Lesaffre, a key global player in fermentation, and the Laboratory of Biology and Modelling of the Cell (LBMC, CNRS / ENS Lyon) have taken an important step in their collaboration which started in 2021. Thanks to this partnership, Lesaffre could benefit from new high-flow methods and a softwares allowing to define transcriptomic and genomic profiles of thousands of yeast strains, by relying on an advanced equipment – biofoundry – installed in the new Lesaffre Campus in Marcq-en-Baroeul (France, 59).
The project named « baker yeast genomic analysis » consists in sharing Lesaffre and LBMC expertise in the genomic analysis field in order to develop an analysis method and a software tool necessary in yeast strains transcriptomic analysis and use it within Lesaffre R,D&I works.
In the last years, genomic scope has been completely transformed by the arrival of new sequencing techniques, commonly named NGS (for Next Generation Sequencing). The large data which is produced by NGS and its analysis requires dedicated informatic tools (bioinformatics). Generic tools are made available by the scientific community, but their usage requires a specific software implementation for each application and equipment.
A project at the crossroads of public and private interests
The LBMC is currently developing a new high-flow analysis method, which ambition is to be able to quantify in only a few days experience, the transcriptomic profile of thousands of yeast strains. This development involves the setting of innovative experimental protocols and special software for NGS data analysis.
Lesaffre has been leading genetic and genomic research for several years now, which allows to understand physiological, cellular, and metabolic properties of microorganisms, especially yeasts. Lesaffre owns one of the most important private collections of yeast strains and plans to enrich and use it to its full potential.
In this context, R,D&I teams focus on establishing every yeast strain identity card in order to classify them and make their detailed description. Beyond genome characteristics, Lesaffre also tends to explore yeast cellular responses to mutations and environmental conditions.
« Thanks to the biofoundry installed in the new Lesaffre Campus, R,D&I teams are able to sequence yeasts strains with high flow. But it is essential to have new high-flow transcriptomic analysis methods. Thanks to this collaboration between the LBMC team specialised in « Genetic complexity of living systems » and Lesaffre experts, new experimental protocols and software tools necessary to these analyses could see the light of day in just over a year. » says Mathieu Clément-Ziza, Head of Data Science and Bioinformatics at Lesaffre.
Shared objectives useful to both Lesaffre and the LBMC
As part of the project, the main objective is to obtain a genomic analysis pipeline able to produce a thin « identity card » of every yeast strain, based on NGS raw data coming from this strain’s genome. Lesaffre will use this software to characterize industrial strains, and the LBMC in order to follow functional mutations of laboratory strains, within the process of molecular and basic cellular activity tests.
Also, this project will allow to implement high-flow transcriptomics in various functional exploration projects as part of Lesaffre works. For the LBMC, the aim is also to design the study of the distribution of effects of random mutations on gene expression regulation in a controlled environments in laboratories.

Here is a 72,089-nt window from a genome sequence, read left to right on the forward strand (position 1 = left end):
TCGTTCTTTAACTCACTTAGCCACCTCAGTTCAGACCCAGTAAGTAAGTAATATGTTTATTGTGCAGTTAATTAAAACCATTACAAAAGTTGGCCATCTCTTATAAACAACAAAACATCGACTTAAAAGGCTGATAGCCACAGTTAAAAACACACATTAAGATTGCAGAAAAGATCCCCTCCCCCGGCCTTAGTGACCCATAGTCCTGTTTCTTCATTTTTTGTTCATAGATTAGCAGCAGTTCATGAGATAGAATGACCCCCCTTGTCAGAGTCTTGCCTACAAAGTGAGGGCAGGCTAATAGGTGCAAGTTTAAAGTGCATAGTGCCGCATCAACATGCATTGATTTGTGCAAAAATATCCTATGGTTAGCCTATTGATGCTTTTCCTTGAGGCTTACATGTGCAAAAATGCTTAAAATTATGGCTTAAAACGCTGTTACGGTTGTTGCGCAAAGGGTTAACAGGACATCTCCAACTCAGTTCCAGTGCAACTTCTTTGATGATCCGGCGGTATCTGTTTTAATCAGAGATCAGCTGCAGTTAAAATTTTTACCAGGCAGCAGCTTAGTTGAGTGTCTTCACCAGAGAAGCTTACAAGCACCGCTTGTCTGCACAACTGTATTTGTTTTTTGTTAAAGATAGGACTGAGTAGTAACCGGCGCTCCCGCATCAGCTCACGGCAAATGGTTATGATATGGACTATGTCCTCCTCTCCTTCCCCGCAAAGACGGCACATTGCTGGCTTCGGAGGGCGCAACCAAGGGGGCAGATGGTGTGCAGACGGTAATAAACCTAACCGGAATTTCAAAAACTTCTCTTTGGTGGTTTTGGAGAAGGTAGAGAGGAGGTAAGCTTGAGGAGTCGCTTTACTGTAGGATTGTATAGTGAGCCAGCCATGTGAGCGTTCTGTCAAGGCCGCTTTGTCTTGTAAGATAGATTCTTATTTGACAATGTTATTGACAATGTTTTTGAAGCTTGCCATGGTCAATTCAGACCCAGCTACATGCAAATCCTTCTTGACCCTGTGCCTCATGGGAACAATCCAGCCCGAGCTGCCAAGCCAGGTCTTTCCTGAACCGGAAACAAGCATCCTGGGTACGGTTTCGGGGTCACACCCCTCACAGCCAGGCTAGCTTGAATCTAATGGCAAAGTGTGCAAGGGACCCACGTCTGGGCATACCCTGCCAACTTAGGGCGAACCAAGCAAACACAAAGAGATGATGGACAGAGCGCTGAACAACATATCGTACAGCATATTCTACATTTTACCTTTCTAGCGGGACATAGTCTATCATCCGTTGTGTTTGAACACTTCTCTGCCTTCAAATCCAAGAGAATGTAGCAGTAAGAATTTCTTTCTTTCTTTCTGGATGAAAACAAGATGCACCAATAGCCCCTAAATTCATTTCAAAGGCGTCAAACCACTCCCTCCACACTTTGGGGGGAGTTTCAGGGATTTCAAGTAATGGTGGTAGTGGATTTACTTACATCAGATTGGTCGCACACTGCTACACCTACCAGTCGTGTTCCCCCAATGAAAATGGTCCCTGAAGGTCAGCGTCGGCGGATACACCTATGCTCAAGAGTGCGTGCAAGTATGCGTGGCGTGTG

At this stage, three experts within the LBMC oversee the experimental aspect, and the software conception requires the involvement of an additional person involvement. Also, in the context of governmental plan « France Relance », both Lesaffre and the CNRS have been able to reinforce their partnership through a private-public collaborative research contract, which specificity is to support youth employment. During two years, a computational biology engineer will share his time between Lesaffre (60% ) and the CNRS in order to develop these complex software tools, and the state will take in charge a part of his remuneration.
« For Lesaffre, accelerating innovation in the fermentation field also includes our capacity to manage, qualify and process the complexity of collected data, by relying on mathematics and informatics. It is in this perspective that we wished to share our expertise with Gaël Yvert and his team from LBMC, in order to develop together tools and methods which will allow us to go faster, to innovate faster, in the service of our customers, and then pursue the Group mission: working together to better nourish and protect the planet. » analyses Christine M’Rini, Chief R,D&I Officer at Lesaffre.
The LBMC (Laboratory of Biology and Modelling of the Cell) is a research laboratory from the CNRS and the ENS based in Lyon, which focuses and cellular and molecular biology, especially on the regulation of cell growth, differentiation, and cell death. LBMC researchers use various techniques, including genetics, biochemistry, molecular biology, microscopy, and computer modeling to study cellular processes. Research works led at the LBMC have implications in several fields, including industrial biotechnologies, medicine, or microorganism fermentation processes.
« This stimulating project comes from the meeting of private company Lesaffre and LBMC interests, a public laboratory of fundamental research. It is with these interests in mind that we have been able to build a solid partnership, which will serve both Lesaffre’s projects, and the works carried out by our teams within the CNRS. The sharing of expertise, the constructive exchanges, and the collaborative spirit that we have with Lesaffre are the recipe that allows us to boldly move through the stages of this project. » declares Gaël Yvert, Research Director at the CNRS.